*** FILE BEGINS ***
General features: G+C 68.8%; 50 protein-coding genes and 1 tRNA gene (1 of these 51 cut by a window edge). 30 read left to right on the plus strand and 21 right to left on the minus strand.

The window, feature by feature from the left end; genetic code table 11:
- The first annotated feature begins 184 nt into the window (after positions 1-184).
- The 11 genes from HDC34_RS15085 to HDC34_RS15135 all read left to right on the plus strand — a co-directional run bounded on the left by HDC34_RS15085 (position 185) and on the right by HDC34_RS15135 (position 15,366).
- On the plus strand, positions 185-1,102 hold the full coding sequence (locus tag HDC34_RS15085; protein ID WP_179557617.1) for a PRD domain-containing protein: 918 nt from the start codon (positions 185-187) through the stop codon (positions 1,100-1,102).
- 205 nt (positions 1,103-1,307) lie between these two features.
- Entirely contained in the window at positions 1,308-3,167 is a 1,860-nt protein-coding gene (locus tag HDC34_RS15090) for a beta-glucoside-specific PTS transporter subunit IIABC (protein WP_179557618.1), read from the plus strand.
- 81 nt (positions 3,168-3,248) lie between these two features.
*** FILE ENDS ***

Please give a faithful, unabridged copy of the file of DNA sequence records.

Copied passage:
General features: G+C 68.8%; 50 protein-coding genes and 1 tRNA gene (1 of these 51 cut by a window edge). 30 read left to right on the plus strand and 21 right to left on the minus strand.

The window, feature by feature from the left end; genetic code table 11:
- The first annotated feature begins 184 nt into the window (after positions 1-184).
- The 11 genes from HDC34_RS15085 to HDC34_RS15135 all read left to right on the plus strand — a co-directional run bounded on the left by HDC34_RS15085 (position 185) and on the right by HDC34_RS15135 (position 15,366).
- On the plus strand, positions 185-1,102 hold the full coding sequence (locus tag HDC34_RS15085; protein ID WP_179557617.1) for a PRD domain-containing protein: 918 nt from the start codon (positions 185-187) through the stop codon (positions 1,100-1,102).
- 205 nt (positions 1,103-1,307) lie between these two features.
- Entirely contained in the window at positions 1,308-3,167 is a 1,860-nt protein-coding gene (locus tag HDC34_RS15090) for a beta-glucoside-specific PTS transporter subunit IIABC (protein WP_179557618.1), read from the plus strand.
- 81 nt (positions 3,168-3,248) lie between these two features.